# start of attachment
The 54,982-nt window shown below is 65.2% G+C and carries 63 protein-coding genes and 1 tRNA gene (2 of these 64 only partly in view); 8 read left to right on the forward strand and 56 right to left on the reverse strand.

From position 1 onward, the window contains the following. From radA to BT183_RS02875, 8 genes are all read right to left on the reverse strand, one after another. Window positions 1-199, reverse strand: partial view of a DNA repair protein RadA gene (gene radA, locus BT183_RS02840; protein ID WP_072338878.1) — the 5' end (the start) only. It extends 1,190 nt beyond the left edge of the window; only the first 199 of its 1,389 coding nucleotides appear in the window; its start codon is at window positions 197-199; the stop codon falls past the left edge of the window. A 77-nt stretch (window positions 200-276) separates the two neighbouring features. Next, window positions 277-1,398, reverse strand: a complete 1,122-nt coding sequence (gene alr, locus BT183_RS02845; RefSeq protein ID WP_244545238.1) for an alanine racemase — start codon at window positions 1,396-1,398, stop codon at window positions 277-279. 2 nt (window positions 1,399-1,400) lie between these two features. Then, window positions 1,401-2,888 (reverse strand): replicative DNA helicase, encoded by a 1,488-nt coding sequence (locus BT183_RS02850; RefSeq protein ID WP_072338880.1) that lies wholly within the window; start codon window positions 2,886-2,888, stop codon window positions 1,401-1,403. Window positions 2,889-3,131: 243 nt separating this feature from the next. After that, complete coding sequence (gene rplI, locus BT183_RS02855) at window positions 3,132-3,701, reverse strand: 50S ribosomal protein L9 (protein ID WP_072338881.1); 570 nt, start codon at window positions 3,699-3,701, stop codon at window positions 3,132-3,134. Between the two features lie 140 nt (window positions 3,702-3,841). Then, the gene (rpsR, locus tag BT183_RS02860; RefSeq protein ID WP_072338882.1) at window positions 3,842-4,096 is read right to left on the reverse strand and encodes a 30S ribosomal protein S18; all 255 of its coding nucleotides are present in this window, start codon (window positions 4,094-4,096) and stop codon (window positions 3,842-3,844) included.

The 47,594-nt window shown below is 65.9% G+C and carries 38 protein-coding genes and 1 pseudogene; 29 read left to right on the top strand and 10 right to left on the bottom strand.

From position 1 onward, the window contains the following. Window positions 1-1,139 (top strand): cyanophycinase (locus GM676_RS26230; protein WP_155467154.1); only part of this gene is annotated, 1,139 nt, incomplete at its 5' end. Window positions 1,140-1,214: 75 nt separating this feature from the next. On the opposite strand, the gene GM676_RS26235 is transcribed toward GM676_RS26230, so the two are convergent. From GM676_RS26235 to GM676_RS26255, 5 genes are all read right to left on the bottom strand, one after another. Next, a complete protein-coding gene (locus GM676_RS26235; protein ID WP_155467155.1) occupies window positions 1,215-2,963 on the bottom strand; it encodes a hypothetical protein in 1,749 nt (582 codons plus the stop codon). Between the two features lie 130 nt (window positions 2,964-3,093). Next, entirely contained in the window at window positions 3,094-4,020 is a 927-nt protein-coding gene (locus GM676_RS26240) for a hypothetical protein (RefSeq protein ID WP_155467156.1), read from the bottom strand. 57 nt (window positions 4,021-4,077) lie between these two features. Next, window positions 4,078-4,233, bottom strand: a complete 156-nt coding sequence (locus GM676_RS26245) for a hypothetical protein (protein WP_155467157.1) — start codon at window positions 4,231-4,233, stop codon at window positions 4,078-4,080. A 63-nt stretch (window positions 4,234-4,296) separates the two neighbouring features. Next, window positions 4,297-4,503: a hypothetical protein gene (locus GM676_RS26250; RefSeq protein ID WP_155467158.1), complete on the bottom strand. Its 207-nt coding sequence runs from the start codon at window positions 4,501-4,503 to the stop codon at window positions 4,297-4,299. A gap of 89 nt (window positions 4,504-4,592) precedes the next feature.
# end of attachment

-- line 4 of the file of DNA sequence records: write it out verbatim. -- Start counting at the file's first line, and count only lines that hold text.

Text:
From position 1 onward, the window contains the following. Window positions 1-1,139 (top strand): cyanophycinase (locus GM676_RS26230; protein WP_155467154.1); only part of this gene is annotated, 1,139 nt, incomplete at its 5' end. Window positions 1,140-1,214: 75 nt separating this feature from the next. On the opposite strand, the gene GM676_RS26235 is transcribed toward GM676_RS26230, so the two are convergent. From GM676_RS26235 to GM676_RS26255, 5 genes are all read right to left on the bottom strand, one after another. Next, a complete protein-coding gene (locus GM676_RS26235; protein ID WP_155467155.1) occupies window positions 1,215-2,963 on the bottom strand; it encodes a hypothetical protein in 1,749 nt (582 codons plus the stop codon). Between the two features lie 130 nt (window positions 2,964-3,093). Next, entirely contained in the window at window positions 3,094-4,020 is a 927-nt protein-coding gene (locus GM676_RS26240) for a hypothetical protein (RefSeq protein ID WP_155467156.1), read from the bottom strand. 57 nt (window positions 4,021-4,077) lie between these two features. Next, window positions 4,078-4,233, bottom strand: a complete 156-nt coding sequence (locus GM676_RS26245) for a hypothetical protein (protein WP_155467157.1) — start codon at window positions 4,231-4,233, stop codon at window positions 4,078-4,080. A 63-nt stretch (window positions 4,234-4,296) separates the two neighbouring features. Next, window positions 4,297-4,503: a hypothetical protein gene (locus GM676_RS26250; RefSeq protein ID WP_155467158.1), complete on the bottom strand. Its 207-nt coding sequence runs from the start codon at window positions 4,501-4,503 to the stop codon at window positions 4,297-4,299. A gap of 89 nt (window positions 4,504-4,592) precedes the next feature.